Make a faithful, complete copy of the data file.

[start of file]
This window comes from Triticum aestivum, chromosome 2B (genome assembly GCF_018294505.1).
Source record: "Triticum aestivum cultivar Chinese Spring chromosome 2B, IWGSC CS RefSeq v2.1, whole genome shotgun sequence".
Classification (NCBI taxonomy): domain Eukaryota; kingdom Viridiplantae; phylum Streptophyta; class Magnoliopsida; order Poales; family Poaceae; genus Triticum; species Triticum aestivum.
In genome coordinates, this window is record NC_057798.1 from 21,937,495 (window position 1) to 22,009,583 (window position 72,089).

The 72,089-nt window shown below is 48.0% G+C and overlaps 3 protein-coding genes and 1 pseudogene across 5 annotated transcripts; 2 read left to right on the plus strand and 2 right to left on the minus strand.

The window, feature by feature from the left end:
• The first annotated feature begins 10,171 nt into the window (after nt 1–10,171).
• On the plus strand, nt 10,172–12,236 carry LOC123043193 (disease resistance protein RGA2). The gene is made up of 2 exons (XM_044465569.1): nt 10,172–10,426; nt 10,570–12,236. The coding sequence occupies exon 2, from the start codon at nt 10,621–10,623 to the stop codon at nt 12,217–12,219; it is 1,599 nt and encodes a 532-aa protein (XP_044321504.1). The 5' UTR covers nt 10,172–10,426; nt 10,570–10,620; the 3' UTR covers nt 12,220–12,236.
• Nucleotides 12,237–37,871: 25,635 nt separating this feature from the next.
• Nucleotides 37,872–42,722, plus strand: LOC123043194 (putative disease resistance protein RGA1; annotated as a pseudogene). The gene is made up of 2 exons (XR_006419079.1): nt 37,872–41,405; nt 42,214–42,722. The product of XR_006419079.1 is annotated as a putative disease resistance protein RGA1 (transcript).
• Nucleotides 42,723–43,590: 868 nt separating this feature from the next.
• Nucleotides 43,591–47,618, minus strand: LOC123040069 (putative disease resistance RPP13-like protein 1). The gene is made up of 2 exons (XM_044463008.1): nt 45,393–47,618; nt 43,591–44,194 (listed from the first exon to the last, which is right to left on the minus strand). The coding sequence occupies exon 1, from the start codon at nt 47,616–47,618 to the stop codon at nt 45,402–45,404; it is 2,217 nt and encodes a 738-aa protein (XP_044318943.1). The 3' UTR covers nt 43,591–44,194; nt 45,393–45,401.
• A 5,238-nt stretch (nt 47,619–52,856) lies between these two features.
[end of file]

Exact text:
This window comes from Triticum aestivum, chromosome 2B (genome assembly GCF_018294505.1).
Source record: "Triticum aestivum cultivar Chinese Spring chromosome 2B, IWGSC CS RefSeq v2.1, whole genome shotgun sequence".
Classification (NCBI taxonomy): domain Eukaryota; kingdom Viridiplantae; phylum Streptophyta; class Magnoliopsida; order Poales; family Poaceae; genus Triticum; species Triticum aestivum.
In genome coordinates, this window is record NC_057798.1 from 21,937,495 (window position 1) to 22,009,583 (window position 72,089).

The 72,089-nt window shown below is 48.0% G+C and overlaps 3 protein-coding genes and 1 pseudogene across 5 annotated transcripts; 2 read left to right on the plus strand and 2 right to left on the minus strand.

The window, feature by feature from the left end:
• The first annotated feature begins 10,171 nt into the window (after nt 1–10,171).
• On the plus strand, nt 10,172–12,236 carry LOC123043193 (disease resistance protein RGA2). The gene is made up of 2 exons (XM_044465569.1): nt 10,172–10,426; nt 10,570–12,236. The coding sequence occupies exon 2, from the start codon at nt 10,621–10,623 to the stop codon at nt 12,217–12,219; it is 1,599 nt and encodes a 532-aa protein (XP_044321504.1). The 5' UTR covers nt 10,172–10,426; nt 10,570–10,620; the 3' UTR covers nt 12,220–12,236.
• Nucleotides 12,237–37,871: 25,635 nt separating this feature from the next.
• Nucleotides 37,872–42,722, plus strand: LOC123043194 (putative disease resistance protein RGA1; annotated as a pseudogene). The gene is made up of 2 exons (XR_006419079.1): nt 37,872–41,405; nt 42,214–42,722. The product of XR_006419079.1 is annotated as a putative disease resistance protein RGA1 (transcript).
• Nucleotides 42,723–43,590: 868 nt separating this feature from the next.
• Nucleotides 43,591–47,618, minus strand: LOC123040069 (putative disease resistance RPP13-like protein 1). The gene is made up of 2 exons (XM_044463008.1): nt 45,393–47,618; nt 43,591–44,194 (listed from the first exon to the last, which is right to left on the minus strand). The coding sequence occupies exon 1, from the start codon at nt 47,616–47,618 to the stop codon at nt 45,402–45,404; it is 2,217 nt and encodes a 738-aa protein (XP_044318943.1). The 3' UTR covers nt 43,591–44,194; nt 45,393–45,401.
• A 5,238-nt stretch (nt 47,619–52,856) lies between these two features.